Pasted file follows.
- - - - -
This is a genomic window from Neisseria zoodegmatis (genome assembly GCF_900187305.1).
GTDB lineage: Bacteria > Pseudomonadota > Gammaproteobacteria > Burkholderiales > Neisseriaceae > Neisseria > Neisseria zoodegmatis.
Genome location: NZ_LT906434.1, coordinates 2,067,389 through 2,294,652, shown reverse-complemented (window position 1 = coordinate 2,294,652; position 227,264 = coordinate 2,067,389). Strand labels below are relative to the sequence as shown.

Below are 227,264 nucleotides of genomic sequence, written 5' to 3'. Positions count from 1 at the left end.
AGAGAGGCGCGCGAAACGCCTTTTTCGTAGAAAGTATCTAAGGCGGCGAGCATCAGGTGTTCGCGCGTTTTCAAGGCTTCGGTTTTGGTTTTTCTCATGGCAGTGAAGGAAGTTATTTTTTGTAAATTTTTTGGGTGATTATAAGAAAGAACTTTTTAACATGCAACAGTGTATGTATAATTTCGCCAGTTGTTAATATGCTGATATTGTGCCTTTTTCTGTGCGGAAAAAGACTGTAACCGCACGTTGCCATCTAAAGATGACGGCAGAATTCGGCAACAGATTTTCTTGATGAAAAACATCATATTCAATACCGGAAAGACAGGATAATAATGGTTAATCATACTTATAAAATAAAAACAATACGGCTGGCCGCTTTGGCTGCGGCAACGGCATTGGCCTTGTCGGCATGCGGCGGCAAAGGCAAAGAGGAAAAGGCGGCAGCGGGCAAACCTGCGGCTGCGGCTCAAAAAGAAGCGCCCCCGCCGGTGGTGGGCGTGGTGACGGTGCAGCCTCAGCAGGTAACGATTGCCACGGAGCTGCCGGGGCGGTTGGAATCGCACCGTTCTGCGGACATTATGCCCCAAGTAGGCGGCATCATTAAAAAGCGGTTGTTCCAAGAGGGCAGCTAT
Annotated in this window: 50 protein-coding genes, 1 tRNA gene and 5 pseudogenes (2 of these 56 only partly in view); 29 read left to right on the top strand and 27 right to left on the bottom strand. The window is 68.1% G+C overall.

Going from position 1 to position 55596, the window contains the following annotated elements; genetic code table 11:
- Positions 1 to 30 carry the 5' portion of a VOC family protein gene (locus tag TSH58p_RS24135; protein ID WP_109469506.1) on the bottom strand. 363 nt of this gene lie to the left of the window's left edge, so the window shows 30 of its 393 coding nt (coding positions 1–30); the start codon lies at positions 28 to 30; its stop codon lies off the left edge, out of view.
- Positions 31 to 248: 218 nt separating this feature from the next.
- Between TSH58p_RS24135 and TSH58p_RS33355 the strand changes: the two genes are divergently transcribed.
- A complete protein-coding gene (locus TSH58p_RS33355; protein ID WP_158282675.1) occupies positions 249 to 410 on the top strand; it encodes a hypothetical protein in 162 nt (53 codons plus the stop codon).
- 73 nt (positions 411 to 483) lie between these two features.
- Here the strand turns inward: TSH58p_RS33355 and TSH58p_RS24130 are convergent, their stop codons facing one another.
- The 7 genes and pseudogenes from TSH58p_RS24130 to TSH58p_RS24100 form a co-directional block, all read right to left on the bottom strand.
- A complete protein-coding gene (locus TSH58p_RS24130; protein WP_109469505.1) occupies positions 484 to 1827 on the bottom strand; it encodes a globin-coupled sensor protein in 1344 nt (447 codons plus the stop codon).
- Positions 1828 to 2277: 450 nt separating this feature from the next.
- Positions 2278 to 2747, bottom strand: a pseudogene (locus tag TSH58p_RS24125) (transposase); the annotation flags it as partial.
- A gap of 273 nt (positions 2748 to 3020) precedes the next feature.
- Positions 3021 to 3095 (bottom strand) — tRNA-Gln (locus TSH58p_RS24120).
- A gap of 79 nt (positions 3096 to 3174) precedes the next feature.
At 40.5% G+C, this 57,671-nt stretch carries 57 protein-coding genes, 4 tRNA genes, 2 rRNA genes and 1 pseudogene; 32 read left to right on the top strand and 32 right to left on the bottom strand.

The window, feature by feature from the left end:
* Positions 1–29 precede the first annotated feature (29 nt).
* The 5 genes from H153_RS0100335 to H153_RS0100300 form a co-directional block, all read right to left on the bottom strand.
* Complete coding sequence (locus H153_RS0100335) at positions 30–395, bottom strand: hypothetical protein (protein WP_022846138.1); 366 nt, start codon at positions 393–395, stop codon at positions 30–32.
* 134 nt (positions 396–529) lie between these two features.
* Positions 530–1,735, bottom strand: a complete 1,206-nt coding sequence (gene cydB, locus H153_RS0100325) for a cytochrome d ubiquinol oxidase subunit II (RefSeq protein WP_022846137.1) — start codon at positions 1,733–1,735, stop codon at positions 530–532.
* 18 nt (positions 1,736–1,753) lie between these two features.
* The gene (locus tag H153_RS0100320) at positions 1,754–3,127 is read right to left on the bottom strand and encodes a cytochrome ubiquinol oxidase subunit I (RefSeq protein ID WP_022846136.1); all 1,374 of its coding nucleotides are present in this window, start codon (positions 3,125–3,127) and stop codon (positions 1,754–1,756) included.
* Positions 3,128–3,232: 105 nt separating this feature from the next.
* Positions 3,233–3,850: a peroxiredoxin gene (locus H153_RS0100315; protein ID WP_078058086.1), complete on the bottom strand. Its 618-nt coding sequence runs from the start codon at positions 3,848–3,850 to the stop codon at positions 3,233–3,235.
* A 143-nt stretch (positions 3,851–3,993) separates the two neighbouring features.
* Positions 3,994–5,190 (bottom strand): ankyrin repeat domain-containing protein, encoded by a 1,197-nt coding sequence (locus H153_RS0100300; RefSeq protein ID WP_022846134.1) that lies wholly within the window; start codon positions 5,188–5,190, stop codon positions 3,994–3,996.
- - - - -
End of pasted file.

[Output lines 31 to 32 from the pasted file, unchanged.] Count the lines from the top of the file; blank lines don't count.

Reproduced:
* Positions 3,233–3,850: a peroxiredoxin gene (locus H153_RS0100315; protein ID WP_078058086.1), complete on the bottom strand. Its 618-nt coding sequence runs from the start codon at positions 3,848–3,850 to the stop codon at positions 3,233–3,235.
* A 143-nt stretch (positions 3,851–3,993) separates the two neighbouring features.